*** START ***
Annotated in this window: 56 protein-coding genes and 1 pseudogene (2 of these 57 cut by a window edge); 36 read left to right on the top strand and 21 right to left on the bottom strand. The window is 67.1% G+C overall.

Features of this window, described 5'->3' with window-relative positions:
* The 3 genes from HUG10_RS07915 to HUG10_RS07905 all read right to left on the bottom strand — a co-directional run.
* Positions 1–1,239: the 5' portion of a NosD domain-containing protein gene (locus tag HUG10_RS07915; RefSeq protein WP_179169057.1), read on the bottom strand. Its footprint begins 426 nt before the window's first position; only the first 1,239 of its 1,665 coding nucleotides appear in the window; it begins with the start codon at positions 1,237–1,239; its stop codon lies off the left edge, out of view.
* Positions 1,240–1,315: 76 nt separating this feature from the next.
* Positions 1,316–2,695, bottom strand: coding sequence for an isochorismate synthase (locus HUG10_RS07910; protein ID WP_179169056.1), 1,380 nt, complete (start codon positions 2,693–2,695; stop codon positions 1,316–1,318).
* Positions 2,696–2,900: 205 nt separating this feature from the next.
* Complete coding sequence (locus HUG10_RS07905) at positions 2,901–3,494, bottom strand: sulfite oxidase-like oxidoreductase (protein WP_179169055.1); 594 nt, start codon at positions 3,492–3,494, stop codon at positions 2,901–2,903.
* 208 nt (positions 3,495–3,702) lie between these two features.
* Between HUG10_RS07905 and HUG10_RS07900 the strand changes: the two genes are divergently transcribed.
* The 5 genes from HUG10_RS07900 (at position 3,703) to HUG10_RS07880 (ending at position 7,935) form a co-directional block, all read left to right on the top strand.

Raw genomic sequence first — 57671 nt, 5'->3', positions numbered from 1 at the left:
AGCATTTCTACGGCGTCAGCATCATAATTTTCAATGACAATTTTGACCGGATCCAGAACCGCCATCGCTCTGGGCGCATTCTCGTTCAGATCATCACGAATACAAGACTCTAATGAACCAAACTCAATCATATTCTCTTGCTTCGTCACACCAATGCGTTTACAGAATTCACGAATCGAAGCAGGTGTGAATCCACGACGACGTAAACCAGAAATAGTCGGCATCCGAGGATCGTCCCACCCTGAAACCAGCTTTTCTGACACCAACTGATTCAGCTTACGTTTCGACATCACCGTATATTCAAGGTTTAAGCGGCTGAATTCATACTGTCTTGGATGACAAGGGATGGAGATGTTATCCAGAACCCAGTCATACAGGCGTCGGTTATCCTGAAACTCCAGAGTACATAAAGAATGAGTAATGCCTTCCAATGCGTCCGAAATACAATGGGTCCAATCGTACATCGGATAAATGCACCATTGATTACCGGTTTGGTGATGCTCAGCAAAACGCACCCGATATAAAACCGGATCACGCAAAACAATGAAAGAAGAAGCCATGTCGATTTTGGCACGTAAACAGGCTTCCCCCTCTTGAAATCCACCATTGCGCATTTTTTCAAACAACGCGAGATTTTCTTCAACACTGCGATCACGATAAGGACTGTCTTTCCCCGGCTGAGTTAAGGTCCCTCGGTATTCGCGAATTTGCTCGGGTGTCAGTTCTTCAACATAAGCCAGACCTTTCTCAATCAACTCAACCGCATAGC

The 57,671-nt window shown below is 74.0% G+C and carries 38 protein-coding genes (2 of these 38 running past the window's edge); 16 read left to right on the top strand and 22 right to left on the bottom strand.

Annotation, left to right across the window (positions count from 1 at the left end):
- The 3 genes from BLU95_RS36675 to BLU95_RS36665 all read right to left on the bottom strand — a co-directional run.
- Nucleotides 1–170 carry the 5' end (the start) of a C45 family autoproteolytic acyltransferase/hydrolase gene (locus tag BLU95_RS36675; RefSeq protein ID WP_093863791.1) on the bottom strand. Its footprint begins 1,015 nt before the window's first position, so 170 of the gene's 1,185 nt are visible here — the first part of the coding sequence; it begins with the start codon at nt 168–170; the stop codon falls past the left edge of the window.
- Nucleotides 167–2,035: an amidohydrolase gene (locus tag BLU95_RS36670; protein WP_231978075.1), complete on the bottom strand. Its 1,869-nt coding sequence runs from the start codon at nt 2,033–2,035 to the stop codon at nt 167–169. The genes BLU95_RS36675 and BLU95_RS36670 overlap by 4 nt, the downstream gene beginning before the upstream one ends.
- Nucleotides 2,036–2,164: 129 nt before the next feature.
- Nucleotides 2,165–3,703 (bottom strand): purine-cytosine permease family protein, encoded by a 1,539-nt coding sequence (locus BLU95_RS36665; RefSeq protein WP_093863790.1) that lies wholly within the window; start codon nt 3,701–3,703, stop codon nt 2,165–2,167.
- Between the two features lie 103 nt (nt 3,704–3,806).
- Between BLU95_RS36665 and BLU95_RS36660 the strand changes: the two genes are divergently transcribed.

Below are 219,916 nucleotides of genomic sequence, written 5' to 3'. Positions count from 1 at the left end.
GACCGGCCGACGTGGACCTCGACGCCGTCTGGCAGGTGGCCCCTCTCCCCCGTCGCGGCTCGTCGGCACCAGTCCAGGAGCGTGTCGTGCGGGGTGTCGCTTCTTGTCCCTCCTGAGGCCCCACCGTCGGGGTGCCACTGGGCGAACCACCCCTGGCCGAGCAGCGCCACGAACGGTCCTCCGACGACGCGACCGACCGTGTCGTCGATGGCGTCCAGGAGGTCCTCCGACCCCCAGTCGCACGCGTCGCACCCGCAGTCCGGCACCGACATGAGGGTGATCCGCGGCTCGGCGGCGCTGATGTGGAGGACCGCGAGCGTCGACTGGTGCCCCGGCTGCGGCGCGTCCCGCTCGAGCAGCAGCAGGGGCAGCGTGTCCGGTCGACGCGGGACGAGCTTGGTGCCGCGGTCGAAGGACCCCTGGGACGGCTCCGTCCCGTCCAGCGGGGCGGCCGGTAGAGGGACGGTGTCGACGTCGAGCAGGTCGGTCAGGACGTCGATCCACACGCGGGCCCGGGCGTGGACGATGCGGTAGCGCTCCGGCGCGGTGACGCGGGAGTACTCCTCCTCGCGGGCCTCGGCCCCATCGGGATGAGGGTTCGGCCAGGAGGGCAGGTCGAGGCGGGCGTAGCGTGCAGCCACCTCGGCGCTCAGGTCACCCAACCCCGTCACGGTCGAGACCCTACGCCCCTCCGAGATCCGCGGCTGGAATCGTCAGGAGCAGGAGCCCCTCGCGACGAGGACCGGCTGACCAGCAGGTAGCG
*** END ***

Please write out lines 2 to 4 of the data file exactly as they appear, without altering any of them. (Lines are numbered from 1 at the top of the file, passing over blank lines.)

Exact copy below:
Features of this window, described 5'->3' with window-relative positions:
* The 3 genes from HUG10_RS07915 to HUG10_RS07905 all read right to left on the bottom strand — a co-directional run.
* Positions 1–1,239: the 5' portion of a NosD domain-containing protein gene (locus tag HUG10_RS07915; RefSeq protein WP_179169057.1), read on the bottom strand. Its footprint begins 426 nt before the window's first position; only the first 1,239 of its 1,665 coding nucleotides appear in the window; it begins with the start codon at positions 1,237–1,239; its stop codon lies off the left edge, out of view.